The Sun’s magnetic field is about to flip. According to recent measurements gathered by NASA-supported observatories, the vast solar magnetic field is on the verge of making its regularly occurring reversal. The solar magnetic field reverses in polarity approximately every 11 years.
“It looks like we’re no more than three to four months away from a complete field reversal,” stated solar physicist Todd Hoeksema of Stanford University. “This change will have ripple effects throughout the solar system.”
The Sun’s magnetic field reverses polarity right around the peak of the solar cycle — the upcoming reversal will mark the peak of Solar Cycle 24. That’s not to say that powerful solar flares won’t occur after the peak — simply that half of ‘solar max’ is still to come.
Solar physicist Phil Scherrer, also at Stanford, explains the reversal: “The sun’s polar magnetic fields weaken, go to zero and then emerge again with the opposite polarity. This is a regular part of the solar cycle.”
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The poles are a herald of change. Just as Earth scientists watch our planet’s polar regions for signs of climate change, solar physicists do the same thing for the sun. Magnetograms at Stanford’s Wilcox Solar Observatory have been tracking the sun’s polar magnetism since 1976, and they have recorded three grand reversals — with a fourth in the offing.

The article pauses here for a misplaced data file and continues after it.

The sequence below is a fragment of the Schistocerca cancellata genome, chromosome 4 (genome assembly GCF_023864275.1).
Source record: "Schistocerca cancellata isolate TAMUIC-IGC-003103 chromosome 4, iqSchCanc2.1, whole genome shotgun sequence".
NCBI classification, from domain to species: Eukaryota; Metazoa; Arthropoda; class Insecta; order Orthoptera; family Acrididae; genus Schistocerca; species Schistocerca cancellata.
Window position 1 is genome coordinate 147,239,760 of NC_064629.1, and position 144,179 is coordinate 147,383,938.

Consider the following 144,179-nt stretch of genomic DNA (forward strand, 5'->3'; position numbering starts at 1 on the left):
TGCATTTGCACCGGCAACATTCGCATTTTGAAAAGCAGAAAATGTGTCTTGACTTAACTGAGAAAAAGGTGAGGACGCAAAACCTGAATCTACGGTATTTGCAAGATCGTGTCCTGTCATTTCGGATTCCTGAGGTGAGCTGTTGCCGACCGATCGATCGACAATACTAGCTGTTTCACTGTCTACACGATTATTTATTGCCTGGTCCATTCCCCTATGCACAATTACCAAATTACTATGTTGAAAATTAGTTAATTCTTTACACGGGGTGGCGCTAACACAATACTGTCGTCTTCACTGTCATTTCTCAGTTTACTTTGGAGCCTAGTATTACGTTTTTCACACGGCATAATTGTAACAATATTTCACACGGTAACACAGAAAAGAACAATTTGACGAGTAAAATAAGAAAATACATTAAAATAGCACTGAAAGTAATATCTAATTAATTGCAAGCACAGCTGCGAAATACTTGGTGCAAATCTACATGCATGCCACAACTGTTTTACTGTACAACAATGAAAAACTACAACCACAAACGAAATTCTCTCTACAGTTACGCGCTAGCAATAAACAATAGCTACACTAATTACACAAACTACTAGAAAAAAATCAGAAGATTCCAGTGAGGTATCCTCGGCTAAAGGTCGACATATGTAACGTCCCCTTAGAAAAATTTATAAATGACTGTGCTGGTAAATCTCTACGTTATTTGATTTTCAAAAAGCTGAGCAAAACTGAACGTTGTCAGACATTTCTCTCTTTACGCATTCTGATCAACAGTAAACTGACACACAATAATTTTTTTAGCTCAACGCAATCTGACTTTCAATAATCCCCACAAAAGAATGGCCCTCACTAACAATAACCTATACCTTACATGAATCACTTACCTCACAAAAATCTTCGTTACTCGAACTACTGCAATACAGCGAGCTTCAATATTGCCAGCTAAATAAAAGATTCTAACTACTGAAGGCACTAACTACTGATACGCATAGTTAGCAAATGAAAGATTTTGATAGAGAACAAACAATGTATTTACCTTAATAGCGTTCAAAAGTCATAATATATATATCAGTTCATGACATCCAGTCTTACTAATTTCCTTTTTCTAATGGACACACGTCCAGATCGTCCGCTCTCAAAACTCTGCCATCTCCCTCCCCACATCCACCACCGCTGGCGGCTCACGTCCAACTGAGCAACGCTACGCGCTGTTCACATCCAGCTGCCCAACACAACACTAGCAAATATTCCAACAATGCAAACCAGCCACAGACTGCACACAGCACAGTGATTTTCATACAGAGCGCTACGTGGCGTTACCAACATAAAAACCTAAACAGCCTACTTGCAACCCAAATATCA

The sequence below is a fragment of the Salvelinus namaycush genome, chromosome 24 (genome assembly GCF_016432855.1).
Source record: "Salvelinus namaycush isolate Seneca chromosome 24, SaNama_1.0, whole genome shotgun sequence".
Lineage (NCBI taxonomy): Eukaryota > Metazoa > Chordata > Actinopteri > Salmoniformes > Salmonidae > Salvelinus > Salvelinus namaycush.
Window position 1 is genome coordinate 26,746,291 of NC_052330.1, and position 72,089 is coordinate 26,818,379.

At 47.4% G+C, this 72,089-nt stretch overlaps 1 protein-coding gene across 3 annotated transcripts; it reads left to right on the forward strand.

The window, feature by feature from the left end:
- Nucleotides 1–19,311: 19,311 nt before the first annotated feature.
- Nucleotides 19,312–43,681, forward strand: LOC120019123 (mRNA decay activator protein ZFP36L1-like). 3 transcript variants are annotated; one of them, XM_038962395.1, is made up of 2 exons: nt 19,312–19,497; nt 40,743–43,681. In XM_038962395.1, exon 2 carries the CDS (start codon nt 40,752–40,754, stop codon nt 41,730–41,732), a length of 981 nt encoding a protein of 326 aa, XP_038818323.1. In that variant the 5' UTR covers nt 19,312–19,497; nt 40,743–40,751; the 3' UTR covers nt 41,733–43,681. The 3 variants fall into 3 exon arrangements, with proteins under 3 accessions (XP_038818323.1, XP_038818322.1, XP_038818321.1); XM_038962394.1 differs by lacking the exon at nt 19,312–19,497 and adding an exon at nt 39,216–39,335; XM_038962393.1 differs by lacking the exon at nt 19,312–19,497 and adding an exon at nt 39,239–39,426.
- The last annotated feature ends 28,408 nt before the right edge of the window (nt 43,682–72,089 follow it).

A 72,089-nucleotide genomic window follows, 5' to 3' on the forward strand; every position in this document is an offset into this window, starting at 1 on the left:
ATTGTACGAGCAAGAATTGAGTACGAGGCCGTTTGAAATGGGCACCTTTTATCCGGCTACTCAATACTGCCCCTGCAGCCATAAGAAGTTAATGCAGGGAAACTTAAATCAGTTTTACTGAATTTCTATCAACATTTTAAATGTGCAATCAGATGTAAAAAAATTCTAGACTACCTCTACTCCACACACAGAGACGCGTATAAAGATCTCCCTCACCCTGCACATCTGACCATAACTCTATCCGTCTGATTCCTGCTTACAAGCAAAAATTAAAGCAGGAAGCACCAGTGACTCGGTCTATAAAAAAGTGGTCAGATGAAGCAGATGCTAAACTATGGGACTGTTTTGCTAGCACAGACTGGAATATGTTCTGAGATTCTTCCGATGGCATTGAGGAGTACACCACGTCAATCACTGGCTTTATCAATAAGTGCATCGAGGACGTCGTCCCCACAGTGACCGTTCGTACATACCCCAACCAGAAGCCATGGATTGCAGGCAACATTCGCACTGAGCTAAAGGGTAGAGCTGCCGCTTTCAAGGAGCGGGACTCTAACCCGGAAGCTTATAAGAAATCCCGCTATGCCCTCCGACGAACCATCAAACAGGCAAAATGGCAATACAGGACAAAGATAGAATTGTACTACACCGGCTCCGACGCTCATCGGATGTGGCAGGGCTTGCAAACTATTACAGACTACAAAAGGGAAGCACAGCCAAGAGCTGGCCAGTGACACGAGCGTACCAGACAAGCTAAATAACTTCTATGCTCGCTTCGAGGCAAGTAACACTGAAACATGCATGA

A reversal of the sun’s magnetic field is, literally, a big event. The domain of the sun’s magnetic influence (also known as the “heliosphere”) extends billions of kilometers beyond Pluto. Changes to the field’s polarity ripple all the way out to the Voyager probes, on the doorstep of interstellar space.
When solar physicists talk about solar field reversals, their conversation often centers on the “current sheet.” The current sheet is a sprawling surface jutting outward from the sun’s equator where the sun’s slowly rotating magnetic field induces an electrical current. The current itself is small, only one ten-billionth of an amp per square meter (0.0000000001 amps/m2), but there’s a lot of it: the amperage flows through a region 10,000 km thick and billions of kilometers wide. Electrically speaking, the entire heliosphere is organized around this enormous sheet.
During field reversals, the current sheet becomes very wavy. Scherrer likens the undulations to the seams on a baseball. As Earth orbits the sun, we dip in and out of the current sheet. Transitions from one side to another can stir up stormy space weather around our planet.
During the reversal, cosmic rays — high-energy particles accelerated to almost light speed by supernova explosions and other extreme events — are also impacted. Such cosmic rays pose significant dangers to astronauts and to space probes. It’s also thought that they may have some impact on the Earth’s climate and cloud formation. “The current sheet acts as a barrier to cosmic rays, deflecting them as they attempt to penetrate the inner solar system. A wavy, crinkly sheet acts as a better shield against these energetic particles from deep space.”
Signs of the upcoming field reversal are becoming more and more obvious, according to the researchers: “The sun’s north pole has already changed sign, while the south pole is racing to catch up,” Scherrer stated. “Soon, however, both poles will be reversed, and the second half of solar max will be underway.”